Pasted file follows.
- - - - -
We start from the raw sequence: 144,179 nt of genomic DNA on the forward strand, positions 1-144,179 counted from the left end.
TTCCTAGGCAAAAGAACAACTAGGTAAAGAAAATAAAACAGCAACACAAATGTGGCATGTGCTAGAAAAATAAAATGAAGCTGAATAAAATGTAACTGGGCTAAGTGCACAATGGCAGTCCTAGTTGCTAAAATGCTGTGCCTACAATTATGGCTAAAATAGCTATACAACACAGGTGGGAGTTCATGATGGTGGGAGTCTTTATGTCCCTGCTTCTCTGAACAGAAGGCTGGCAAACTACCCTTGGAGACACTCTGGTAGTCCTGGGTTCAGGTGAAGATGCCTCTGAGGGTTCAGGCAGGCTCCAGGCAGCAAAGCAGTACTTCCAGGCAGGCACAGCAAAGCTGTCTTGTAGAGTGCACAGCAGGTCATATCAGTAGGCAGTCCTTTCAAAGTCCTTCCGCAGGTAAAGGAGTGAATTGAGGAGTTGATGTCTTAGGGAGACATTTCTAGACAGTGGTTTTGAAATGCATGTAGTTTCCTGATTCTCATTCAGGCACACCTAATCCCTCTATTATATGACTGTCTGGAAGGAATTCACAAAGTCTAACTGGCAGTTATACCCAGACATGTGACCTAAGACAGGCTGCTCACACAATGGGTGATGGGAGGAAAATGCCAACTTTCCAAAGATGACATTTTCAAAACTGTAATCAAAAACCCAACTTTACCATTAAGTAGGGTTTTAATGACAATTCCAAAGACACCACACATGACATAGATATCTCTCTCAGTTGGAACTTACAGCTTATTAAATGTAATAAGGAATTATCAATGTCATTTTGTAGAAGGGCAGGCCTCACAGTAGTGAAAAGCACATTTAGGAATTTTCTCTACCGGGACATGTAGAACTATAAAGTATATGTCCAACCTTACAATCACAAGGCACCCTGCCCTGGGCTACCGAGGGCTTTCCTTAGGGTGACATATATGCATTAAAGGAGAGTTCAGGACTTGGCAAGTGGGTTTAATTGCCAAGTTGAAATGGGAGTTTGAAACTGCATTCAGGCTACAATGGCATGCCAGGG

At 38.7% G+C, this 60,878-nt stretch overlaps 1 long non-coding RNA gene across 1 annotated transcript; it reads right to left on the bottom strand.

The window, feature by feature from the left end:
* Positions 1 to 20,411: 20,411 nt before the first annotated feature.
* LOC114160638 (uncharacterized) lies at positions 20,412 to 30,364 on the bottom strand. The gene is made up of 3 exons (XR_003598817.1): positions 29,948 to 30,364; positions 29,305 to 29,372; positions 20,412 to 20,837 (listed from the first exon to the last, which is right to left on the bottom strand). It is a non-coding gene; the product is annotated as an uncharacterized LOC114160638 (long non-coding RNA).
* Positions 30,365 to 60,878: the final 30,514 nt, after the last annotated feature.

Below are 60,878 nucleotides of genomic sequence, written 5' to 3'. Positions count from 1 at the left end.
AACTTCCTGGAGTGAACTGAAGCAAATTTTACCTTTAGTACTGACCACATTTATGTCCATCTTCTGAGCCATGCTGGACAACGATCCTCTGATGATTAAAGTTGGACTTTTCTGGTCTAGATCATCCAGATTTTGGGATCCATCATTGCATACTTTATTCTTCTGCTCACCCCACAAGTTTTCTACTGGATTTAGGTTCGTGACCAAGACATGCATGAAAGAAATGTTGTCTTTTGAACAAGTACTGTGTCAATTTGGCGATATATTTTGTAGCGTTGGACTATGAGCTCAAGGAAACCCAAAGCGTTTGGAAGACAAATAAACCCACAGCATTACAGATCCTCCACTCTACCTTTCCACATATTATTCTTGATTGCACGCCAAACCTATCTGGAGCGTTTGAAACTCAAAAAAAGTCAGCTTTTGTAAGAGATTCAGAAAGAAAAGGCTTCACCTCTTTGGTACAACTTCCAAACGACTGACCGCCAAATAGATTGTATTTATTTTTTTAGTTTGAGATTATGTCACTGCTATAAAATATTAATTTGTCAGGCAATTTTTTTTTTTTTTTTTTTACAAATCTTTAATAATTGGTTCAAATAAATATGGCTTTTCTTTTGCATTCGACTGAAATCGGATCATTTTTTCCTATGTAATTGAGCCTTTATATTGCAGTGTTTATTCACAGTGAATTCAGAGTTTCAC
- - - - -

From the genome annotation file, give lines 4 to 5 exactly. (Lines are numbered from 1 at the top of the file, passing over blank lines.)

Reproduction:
The window, feature by feature from the left end:
* Positions 1 to 20,411: 20,411 nt before the first annotated feature.